Author Topic: 2nd problem solved  (Read 1450 times)

shankle

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2nd problem solved
« on: December 01, 2016, 01:42:21 AM »
The 1st problem solved was about Ubuntu mate on Wiffies computer.
She is still happy which keeps me out of trouble :biggrin:

I for some unknown reason like to play Solitaire on the computer.
I have an old external hd in a usb case and I thought I would put
Ubuntu mate on it and be able to play Solitaire there. WRONG!!!!
It must be my lack of knowledge of Ubuntu but I could never get
it to work. So I put PcLinuxos of the external drive and voila, it
already had the Kpatience games which I am addicted to.
The only draw back to this is I have to unplug both Windows SSDs
before doing this.
One can't have everything :(

Vortex

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Re: 2nd problem solved
« Reply #1 on: December 01, 2016, 04:05:40 AM »

shankle

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Re: 2nd problem solved
« Reply #2 on: December 01, 2016, 05:04:25 AM »
Thank you Vortex for responding.

cman

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Re: 2nd problem solved
« Reply #3 on: December 01, 2016, 07:44:52 AM »
I always use the "software manager" to find programs for Linux.  You can usually do a keyword search and find programs that you want ( search for  "Solitaire" or card games or whatever - I like to play computer Chess , so I know where you're coming from  :biggrin: )

mineiro

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Re: 2nd problem solved
« Reply #4 on: December 01, 2016, 10:34:00 PM »
Nice know this cman, I'm using xboard, do you have a suggestion of another good chess game on linux? I also see day by day sites like chessgames.com and chess.com, trying to solve their puzzles.

On linux you have many database around the world, so to install or update some program you should first feed internal server list, probably with the near location behind you. All on linux can be done by terminal mode. Most distros today are debian packaged, so you can use 'apt-get' command to install programs, list whats installed, new updates, ... . Of course, you have some frames (gui) to deal with this too. I'm using 'muon' on kde.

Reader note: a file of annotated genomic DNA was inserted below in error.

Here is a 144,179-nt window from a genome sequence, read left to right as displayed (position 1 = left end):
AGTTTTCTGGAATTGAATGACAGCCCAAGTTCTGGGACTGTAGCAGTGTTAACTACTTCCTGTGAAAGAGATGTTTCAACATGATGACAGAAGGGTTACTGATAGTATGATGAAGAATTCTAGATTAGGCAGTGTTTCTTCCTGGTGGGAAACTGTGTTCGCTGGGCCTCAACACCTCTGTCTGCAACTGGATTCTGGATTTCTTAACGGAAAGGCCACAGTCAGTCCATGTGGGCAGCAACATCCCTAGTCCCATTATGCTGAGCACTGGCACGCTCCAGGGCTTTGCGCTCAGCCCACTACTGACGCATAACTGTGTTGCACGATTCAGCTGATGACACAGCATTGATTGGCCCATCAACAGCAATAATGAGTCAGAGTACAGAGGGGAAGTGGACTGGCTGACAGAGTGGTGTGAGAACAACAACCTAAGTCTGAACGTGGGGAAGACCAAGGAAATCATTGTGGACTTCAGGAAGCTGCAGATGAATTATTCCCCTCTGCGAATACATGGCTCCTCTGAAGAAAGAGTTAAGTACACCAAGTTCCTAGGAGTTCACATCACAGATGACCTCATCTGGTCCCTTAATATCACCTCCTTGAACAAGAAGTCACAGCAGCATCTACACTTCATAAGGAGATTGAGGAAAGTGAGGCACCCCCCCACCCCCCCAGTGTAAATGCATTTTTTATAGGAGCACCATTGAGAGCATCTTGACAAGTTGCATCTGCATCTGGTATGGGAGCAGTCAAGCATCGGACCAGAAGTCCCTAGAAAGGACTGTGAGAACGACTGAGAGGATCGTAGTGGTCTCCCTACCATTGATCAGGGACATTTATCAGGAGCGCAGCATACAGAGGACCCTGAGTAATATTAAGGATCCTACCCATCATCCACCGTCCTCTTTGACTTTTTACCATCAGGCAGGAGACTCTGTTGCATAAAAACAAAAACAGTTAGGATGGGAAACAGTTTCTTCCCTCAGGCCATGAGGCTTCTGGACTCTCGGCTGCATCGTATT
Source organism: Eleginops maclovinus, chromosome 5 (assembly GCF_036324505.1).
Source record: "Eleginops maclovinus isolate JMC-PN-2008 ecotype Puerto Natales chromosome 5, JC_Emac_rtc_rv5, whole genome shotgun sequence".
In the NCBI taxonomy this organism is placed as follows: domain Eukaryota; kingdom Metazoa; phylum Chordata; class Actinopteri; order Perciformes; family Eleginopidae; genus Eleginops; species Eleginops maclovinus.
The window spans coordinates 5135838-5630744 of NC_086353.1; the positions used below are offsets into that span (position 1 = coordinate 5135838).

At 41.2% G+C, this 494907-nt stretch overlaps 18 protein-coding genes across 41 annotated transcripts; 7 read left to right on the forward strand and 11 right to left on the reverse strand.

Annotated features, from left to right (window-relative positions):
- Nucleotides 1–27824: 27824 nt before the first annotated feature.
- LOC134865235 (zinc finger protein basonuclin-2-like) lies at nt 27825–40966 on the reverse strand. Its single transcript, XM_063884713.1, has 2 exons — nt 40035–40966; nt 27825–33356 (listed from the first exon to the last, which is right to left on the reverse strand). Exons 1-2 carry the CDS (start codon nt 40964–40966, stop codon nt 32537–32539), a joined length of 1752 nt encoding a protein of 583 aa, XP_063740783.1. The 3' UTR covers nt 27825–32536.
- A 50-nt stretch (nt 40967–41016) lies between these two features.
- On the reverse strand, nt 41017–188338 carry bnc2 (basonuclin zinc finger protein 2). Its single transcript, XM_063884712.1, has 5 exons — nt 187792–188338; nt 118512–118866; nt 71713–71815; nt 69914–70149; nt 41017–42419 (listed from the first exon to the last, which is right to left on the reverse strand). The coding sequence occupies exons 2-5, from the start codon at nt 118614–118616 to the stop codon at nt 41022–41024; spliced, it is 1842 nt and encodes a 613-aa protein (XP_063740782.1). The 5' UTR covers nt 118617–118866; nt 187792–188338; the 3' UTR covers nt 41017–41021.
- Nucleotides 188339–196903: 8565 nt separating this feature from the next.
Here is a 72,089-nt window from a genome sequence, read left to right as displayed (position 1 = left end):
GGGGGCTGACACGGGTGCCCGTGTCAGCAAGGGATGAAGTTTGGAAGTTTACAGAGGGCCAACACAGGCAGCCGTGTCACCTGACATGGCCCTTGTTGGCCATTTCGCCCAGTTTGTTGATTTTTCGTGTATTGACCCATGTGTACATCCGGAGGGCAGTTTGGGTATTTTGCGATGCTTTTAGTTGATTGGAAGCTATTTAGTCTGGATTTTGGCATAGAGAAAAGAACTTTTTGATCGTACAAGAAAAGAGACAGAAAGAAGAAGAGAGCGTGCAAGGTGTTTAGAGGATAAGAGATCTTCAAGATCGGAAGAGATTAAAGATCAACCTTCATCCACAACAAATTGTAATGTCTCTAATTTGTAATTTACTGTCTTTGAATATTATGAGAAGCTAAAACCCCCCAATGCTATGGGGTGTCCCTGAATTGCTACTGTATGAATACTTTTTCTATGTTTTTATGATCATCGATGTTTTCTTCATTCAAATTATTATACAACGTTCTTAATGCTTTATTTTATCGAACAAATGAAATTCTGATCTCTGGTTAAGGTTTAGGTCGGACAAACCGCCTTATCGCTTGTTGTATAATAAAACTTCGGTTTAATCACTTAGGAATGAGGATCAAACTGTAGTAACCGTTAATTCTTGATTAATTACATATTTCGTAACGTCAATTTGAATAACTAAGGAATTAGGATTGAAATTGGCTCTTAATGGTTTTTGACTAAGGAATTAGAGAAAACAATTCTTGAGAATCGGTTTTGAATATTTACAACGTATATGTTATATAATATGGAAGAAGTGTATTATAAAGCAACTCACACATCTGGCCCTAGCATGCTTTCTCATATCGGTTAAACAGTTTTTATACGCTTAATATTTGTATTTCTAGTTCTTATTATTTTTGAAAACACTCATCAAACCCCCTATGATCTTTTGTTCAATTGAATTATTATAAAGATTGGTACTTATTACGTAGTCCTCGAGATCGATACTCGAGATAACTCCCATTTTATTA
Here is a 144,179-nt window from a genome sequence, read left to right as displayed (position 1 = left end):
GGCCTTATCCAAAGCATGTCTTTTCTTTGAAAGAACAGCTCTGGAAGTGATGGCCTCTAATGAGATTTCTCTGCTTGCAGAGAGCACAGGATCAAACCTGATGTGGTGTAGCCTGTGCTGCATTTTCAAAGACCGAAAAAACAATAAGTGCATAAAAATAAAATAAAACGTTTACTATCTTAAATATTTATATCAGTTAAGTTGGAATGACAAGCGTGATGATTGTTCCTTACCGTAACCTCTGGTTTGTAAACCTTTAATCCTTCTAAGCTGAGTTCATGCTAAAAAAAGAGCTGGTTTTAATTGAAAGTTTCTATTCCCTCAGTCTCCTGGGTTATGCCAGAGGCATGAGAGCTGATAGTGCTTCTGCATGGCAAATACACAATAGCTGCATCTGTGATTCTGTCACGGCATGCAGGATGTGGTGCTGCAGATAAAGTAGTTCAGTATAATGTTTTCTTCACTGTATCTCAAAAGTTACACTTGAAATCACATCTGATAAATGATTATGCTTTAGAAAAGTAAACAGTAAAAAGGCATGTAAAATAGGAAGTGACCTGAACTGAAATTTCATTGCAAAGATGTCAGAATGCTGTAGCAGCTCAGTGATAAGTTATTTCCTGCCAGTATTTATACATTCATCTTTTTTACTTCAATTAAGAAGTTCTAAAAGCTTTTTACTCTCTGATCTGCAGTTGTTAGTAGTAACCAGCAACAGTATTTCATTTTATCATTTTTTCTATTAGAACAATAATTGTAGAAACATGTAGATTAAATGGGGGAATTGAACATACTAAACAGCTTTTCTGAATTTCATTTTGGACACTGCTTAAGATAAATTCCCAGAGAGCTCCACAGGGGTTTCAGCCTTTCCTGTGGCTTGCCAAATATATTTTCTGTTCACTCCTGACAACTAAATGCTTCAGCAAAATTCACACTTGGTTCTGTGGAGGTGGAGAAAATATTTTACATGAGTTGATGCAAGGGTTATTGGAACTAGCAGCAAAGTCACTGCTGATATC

edited-
You can also check 'apt' or 'dpkg' command too.
« Last Edit: December 02, 2016, 12:43:46 AM by mineiro »
I'd rather be this ambulant metamorphosis than to have that old opinion about everything

BlueMR2

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Re: 2nd problem solved
« Reply #5 on: December 02, 2016, 05:24:32 AM »
Make sure all your other software is up to date before adding something new with software manager! 

About a month ago I used software manager to add a new piece of software to one of my GNU/Linux boxen.  It sucked in some (updated) required libraries with it.  Unfortunately, those updates weren't entirely compatible with my window manager nor my networking stack.  It was an hour of agony at the command line to get a working network connection again (had to give up on wifi as hopeless and then was able to get Ethernet working).  Then I could run a full system update from the CLI.  Reboot after that and all was well again!  Still, all could have been avoided if I'd done the system update THEN installed the new piece of software!

cman

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Re: 2nd problem solved
« Reply #6 on: December 02, 2016, 07:27:38 AM »
Yeah , they say always to update before adding new software on Linux. From what I read the Linux user space is a patchwork of different shared libraries and applications that all work together to form the user interface. I noticed when you install something there are usually a bunch of dependencies that a program uses to function so that changing some of those could "break" a bunch of other programs. I usually update Linux every time I use it ( it doesn't take much effort or time to do this anyway ).  Unfortunately , I installed 32-bit Fedora on my machines so I will probably have to reinstall 64-bit versions on everything soon ( I was worried about software availability , etc. so I initially chose the 32-bit versions 3-4 years ago when I started with Linux ).